The prison population stands at 162,875 inmates, while the capacity or available bed space is 118,572.
Prison violence and overcrowding remain the most prevalent issues facing inmates in South Africa’s prisons, according to the Judicial Inspectorate for Correctional Services’ annual report for the 2018/19 review period.
According to the report, as of March 31, the prison population stood at 162,875 inmates, while the capacity or available bed space was 118,572.
Despite the department of correctional services (DCS) having put plans in place to create more bed space, in practice, the report pointed out, the available space had not changed materially for the past three years.
In Gauteng, only two of the 15 prisons were not overcrowded. Pollsmoor Prison in the Western Cape remained the most overcrowded, with its two centres (medium A and medium B) being 122% and 226% overcrowded, respectively.
According to the report, assaults by wardens dominated the 730 complaints made by inmates, which the body dealt with.
Violence was rife within the prison environment while the report showed that inmates complained most about assault by officials. The Police and Prisons Civil Rights Union (Popcru) complained that wardens felt outnumbered and equally unsafe at the hands of violent inmates.
“We have complained about this issue daily and it is clear that the department has lost its mandate, which is to rehabilitate prisoners,” said Popcru spokesperson Richard Mamabolo.
“The correctional centres have been used as money-making schemes through abusing the tender process and we have seen that through the Bosasa case.”
The department of correctional services became embroiled in state capture allegations through the revelation of dodgy contracts with disgraced firm Bosasa, now known as African Global Operations.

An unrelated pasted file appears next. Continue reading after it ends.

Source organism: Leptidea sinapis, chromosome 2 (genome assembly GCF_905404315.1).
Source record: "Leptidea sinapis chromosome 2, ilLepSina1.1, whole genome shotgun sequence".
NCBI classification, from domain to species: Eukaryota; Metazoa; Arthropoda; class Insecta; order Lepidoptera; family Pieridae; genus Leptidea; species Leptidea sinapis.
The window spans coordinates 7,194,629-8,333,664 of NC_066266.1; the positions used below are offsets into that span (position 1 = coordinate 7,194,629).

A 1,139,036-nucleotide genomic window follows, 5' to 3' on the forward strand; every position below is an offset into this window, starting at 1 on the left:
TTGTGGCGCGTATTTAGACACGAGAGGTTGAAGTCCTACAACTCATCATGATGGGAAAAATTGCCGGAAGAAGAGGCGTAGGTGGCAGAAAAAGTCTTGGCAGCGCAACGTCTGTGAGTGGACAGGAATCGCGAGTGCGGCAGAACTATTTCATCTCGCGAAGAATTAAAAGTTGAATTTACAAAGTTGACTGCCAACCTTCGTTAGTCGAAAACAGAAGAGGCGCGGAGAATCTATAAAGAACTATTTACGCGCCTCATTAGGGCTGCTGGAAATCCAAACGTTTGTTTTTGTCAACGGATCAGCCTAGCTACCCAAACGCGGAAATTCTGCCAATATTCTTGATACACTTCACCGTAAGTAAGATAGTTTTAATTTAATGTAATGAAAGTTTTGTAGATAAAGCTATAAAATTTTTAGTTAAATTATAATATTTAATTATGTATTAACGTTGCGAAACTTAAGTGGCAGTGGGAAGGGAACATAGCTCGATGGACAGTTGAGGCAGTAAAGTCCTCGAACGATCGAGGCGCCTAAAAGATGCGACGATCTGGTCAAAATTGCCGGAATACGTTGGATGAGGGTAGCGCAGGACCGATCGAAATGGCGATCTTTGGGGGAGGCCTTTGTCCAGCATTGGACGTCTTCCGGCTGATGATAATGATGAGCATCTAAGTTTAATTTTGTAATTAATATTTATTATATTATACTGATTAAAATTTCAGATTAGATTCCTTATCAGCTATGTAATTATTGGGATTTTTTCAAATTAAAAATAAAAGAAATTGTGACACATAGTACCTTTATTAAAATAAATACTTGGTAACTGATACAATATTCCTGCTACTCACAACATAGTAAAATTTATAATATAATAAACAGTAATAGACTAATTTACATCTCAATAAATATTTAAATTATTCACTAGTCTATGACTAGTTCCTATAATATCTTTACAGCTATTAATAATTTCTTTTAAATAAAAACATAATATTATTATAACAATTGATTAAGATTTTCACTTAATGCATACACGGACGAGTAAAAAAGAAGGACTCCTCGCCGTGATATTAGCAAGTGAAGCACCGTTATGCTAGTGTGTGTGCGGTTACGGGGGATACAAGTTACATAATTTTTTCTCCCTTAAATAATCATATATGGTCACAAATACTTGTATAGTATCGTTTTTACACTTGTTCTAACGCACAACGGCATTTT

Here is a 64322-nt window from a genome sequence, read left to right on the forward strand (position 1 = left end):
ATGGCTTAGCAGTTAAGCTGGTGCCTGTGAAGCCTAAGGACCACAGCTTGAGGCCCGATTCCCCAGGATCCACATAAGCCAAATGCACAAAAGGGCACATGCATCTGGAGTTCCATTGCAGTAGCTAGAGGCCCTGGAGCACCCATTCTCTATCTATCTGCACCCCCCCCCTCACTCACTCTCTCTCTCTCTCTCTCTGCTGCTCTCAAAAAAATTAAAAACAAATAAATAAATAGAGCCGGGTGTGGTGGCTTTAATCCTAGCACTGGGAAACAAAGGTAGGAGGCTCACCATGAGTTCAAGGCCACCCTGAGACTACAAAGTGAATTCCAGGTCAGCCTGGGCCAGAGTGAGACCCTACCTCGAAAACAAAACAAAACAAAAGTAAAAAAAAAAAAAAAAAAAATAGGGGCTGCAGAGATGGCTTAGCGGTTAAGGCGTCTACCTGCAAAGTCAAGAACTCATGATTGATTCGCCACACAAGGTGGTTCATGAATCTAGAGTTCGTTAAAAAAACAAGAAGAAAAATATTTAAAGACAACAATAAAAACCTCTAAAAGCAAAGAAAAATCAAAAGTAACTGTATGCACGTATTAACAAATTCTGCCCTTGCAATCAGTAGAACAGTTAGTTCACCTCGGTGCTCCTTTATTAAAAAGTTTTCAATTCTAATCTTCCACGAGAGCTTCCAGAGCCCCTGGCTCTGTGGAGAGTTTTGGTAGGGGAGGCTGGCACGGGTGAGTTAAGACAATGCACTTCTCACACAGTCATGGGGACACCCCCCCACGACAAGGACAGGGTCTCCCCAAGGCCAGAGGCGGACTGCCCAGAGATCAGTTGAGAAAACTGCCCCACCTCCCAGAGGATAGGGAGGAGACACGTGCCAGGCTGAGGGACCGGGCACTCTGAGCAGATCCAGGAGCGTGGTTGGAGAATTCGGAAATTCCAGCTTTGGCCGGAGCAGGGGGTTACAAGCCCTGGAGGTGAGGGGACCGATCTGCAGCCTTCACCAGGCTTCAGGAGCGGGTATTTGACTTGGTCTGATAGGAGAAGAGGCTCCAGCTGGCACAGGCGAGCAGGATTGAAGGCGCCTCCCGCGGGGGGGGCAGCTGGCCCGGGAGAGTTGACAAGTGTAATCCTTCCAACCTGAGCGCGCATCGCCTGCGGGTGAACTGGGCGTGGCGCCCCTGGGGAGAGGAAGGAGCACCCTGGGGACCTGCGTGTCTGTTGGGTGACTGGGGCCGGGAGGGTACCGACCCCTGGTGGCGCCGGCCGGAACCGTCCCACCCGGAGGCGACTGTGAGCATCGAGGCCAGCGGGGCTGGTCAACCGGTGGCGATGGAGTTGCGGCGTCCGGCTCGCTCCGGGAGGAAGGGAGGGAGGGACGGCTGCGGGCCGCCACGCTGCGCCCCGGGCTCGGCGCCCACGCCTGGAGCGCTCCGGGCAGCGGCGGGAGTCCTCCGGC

Mamabolo said most of the inmates in South Africa’s prisons remained idle in their waking hours due to a lack of vocational training facilities and programmes.
He said this and understaffed prisons made conditions ripe for violence. The most violent DCS facility inspected was the Potchefstroom remand detention facility in North West.
This, according to the report, was mainly due to gangs from local mines operating in the facility.
Also noted in the report was St Albans in Port Elizabeth, which was also found to be violent, with gangs very active in the centre.
Not only are inmates victims of gang-related attacks, DCS officials are also often targeted.
“An inmate could walk out of prison and nobody could stop him because the number of inmates is so high, compared to the staff numbers, which have been declining due to some being charged or suspended because management is suppressing us,” lamented Mamabolo.
“We have been of the view that prisons should be self-sustaining and prisoners should be given skills, like welding, cooking and so on.
“But they decided to have tenders instead and now, because of the Bosasa case, we know where all that money went.”
The Judicial Inspectorate for Correctional Services recorded 103 unnatural deaths, many due to unknown causes.
Inmates between the ages of 35 and 50 died most frequently. – email@example.com
The Judicial Inspectorate of Correctional Services (JICS) wants the department of correctional services (DCS) to deal more expeditiously with mentally ill patients, which the body felt did not belong in prison.
Mental health in prison
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